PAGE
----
Carpal tunnel syndrome is a common condition that causes pain, numbness, and tingling in the hand and arm. The condition occurs when one of the major nerves to the hand, the median nerve is squeezed or compressed as it travels through the wrist.
In most patients, carpal tunnel syndrome gets worse over time, so early diagnosis and treatment are important.
Early on, symptoms can often be relieved with simple measures like wearing a wrist splint or avoiding certain activities.
Women are three times more likely than men to get the condition. That may be because in general they have a smaller carpal tunnel than men.
Symptoms of carpal tunnel syndrome may include:
- Numbness, tingling, burning, and pain, primarily in the thumb and index, middle, and ring fingers
- Occasional shock-like sensations that radiate to the thumb and index, middle, and ring fingers
- Pain or tingling that may travel up the forearm toward the shoulder
- Weakness and clumsiness in the hand, this may make it difficult to perform fine movements such as buttoning your clothes
- Dropping things due to weakness, numbness, or a loss of proprioception (awareness of where your hand is in space)
What Happens in Severe Cases?
As carpal tunnel syndrome becomes more severe, you may have less grip strength because the muscles in your hand shrink. Pain and muscle cramping will also become worse.
The median nerve begins to lose function because of the irritation or pressure around it. This leads to:
- Slower nerve impulses
- Loss of feeling in the fingers
- A loss of strength and coordination, especially the ability to use your thumb to pinch
Are Some People More Likely to Get It?
Medical conditions sometimes linked to carpal tunnel syndrome include:
- Rheumatoid Arthritis
Certain jobs that involve repeating the same motion with your arm over a long time may raise your chances of getting the condition.
Those jobs include:
- Assembly line worker
- Sewer or knitter
- Hair stylist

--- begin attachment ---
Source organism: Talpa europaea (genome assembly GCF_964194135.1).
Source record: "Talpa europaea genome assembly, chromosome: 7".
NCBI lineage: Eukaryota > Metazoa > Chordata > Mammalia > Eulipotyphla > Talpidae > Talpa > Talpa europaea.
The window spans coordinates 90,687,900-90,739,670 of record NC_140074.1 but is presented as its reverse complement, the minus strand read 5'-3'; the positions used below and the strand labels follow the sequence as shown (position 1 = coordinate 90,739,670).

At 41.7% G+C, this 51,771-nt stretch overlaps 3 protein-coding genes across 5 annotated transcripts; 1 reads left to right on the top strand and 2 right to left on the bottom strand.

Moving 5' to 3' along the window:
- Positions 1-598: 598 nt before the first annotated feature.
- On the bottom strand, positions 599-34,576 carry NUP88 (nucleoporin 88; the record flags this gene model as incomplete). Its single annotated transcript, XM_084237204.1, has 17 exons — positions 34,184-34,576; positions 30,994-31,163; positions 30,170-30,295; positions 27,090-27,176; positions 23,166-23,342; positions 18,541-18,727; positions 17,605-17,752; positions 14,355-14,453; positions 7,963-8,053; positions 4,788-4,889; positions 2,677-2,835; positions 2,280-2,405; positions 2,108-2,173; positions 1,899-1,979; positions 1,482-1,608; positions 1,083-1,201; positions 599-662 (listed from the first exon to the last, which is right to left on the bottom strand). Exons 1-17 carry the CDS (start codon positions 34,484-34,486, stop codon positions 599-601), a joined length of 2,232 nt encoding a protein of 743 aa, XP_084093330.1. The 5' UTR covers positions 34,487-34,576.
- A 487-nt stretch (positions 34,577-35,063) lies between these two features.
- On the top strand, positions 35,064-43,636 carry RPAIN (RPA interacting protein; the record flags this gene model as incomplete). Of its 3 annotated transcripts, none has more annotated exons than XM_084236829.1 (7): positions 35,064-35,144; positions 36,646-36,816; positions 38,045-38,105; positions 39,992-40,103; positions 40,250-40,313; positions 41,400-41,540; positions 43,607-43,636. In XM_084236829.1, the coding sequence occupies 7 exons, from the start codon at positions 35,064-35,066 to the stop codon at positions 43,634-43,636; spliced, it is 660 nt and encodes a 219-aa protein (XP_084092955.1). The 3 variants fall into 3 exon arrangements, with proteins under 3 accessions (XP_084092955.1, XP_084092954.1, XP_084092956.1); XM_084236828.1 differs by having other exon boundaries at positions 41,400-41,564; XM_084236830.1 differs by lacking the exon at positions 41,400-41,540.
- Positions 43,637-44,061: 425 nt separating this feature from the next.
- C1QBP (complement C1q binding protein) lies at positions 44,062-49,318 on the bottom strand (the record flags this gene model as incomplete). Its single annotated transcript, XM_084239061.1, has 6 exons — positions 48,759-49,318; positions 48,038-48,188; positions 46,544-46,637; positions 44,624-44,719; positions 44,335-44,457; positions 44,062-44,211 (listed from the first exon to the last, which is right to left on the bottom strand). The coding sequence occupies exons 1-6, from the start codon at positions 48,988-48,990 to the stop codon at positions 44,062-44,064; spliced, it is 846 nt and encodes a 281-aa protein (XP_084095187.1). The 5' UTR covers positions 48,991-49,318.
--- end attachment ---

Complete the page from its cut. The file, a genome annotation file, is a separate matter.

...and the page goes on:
Which Tests Help Diagnose Carpal Tunnel Syndrome?
Your doctor may tap the palm side of your wrist or ask you to fully flex your wrist with your arms completely extended.
Nerve conduction studies. These tests measure the signals travelling in the nerves of your hand and arm and can detect when a nerve is not conducting its signal effectively. Nerve conduction studies can help your doctor determine how severe your problem is and help to guide treatment.
Electromyogram (EMG). An EMG measures the electrical activity in muscles. EMG results can show whether you have any nerve or muscle damage
How’s It Treated?
- Lifestyle changes: If your symptoms are due to repetitive motion, you can take more frequent breaks or do a bit less of the activity that’s causing you pain. Certain stretching and strengthening exercises could help, too. Speak with your doctor.
- Immobilization: The doctor may have you use a splint to keep your wrist from moving and to lessen pressure on the nerves. You may wear one at night to help get rid of that numbness or tingling feeling
- Medication: Your doctor may give you anti-inflammatory drugs or steroid shots to reduce swelling.
- Surgery: If none of the above treatments work, an operation may be an option. Talk with your doctor about it.
What Can I Do to Help Myself?
- Keep your wrists straight.
- Use a splint or brace that helps keep your wrist in a neutral position.
- Avoid flexing and extending your wrists repeatedly.
- Talk to your doctor about exercises that may help.
- Correctly position your hands and wrists while working.
- Arrange your activity and workspace in a way that minimizes any discomfort.